Expat investing - advice for US citizens living in the UK
Having relocated to the UK from America, you may find it’s not just the accents, conversations about the weather and grocery stores that you need to get used to. Due to complex tax and reporting rules in both the US and here in the UK, it’s likely you’ll also need to adjust to a new way of managing your investments.
There are many potential pitfalls for a US expat investing in the UK. The rules and regulations can seem so overwhelming that many US expats end up avoiding it altogether. However, this is the worst thing you can do – it’s vital you stay on track with your investments to meet your long-term financial goals.
US expat investing in the UK– it’s time to find the right expertise
All you need is the right help and, thankfully, there are specialist investment managers here in the UK who can look after you and your wealth. As a US expat investing in the UK you can speak to someone in the same timezone about all your investment needs and feel reassured that you are being looked after.
When looking for the right investment manager, you need to make sure they offer a designated service for US expats – not simply an off-the-shelf solution but one that is specifically tailored to your dual UK/US needs.
A good US expat investment manager will consider all of your:
- US interests and assets, including pension arrangements
- Currency requirements and whether you want to hold investments in sterling, dollars, euros, other currencies, or even a mix of several
- Requirements for direct exposure to US markets, via municipal bonds or US equities
- Pension arrangements and whether or not you need to keep them in a US IRA
- Accounting needs and whether you want your accounting done in dollars using the US tax year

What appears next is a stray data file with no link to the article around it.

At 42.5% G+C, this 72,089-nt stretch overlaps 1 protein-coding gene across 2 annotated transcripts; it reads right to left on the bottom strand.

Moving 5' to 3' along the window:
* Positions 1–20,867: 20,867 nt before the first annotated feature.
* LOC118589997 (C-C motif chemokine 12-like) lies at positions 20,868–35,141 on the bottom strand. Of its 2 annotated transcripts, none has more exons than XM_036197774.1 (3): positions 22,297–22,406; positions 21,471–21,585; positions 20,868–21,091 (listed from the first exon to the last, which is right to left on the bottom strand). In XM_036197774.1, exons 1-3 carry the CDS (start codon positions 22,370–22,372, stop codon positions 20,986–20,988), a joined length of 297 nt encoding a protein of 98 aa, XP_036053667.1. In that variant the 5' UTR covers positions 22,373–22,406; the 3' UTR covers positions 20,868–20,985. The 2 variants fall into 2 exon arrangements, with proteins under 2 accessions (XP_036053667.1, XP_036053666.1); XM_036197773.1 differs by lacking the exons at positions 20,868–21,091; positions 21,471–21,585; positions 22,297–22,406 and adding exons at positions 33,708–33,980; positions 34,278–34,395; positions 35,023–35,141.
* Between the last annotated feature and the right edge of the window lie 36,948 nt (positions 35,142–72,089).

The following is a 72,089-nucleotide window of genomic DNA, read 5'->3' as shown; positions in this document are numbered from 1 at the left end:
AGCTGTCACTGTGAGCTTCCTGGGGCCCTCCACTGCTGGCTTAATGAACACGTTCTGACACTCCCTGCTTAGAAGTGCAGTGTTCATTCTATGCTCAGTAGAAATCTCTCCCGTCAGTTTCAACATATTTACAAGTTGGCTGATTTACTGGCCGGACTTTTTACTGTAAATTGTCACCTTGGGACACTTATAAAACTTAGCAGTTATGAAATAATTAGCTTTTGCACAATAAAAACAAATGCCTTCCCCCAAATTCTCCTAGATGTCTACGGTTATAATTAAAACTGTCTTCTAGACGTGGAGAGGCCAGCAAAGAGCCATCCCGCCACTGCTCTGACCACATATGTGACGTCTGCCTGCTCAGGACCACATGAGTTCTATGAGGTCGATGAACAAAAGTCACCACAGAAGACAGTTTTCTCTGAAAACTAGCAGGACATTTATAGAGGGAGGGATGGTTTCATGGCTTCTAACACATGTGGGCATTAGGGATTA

- Tax reporting needs and whether you require documents such as the 1099, the 1042 and other FATCA reporting documents required by the IRS.
Investment firms that are able to cater for US expats will also need to work closely with your other tax, accountancy or legal professionals to ensure your investments are compliant across jurisdictions and structured to enable the best possible outcomes. Subject to their advice, you may need to avoid certain investments including PFICs and most collective investment vehicles. You may also need to be mindful of the implications of using UK wrappers such as ISAs or SIPPs.
US expat investing in the UK – don’t leave it to chance
Now you know it’s possible to have the convenience and expertise of a locally based investment manager, don’t leave it to chance. By not getting the right advice, you could be forfeiting your long-term financial goals.
Speak to a Wealth Adviser
If you have any questions about the current environment or how market falls might offer an investment opportunity, please get in touch with us or email firstname.lastname@example.org.
Let us contact you
If you're unsure which of our teams to contact, let us help you. We can put you in touch with one of our experts who will discuss your wealth management needs with you.
Find this useful? Read more here:
- Why market falls or market volatility can provide a great opportunity for investors
- Transferring wealth to the next generation – what to consider
- Is political risk back?
Investment involves risk. The value of investments and the income from them can go down as well as up and investors may not get back the amount originally invested.
The investments described in this blog may not be suitable for all investors. Investors should make their own investment decisions based upon their own financial objectives and financial resources and, if in any doubt, should seek advice from an investment adviser.
Any tax benefits mentioned in this blog depend upon the investor’s individual circumstances and clients should discuss their financial arrangements with their own tax adviser before investing. The levels and bases of taxation may be subject to change in the future.
Find this information useful? Share it with others...
IMPORTANT: Investment involves risk. The value of investments and the income from them can go down as well as up and you may not get back the amount originally invested. Past performance is not a reliable indicator of future performance.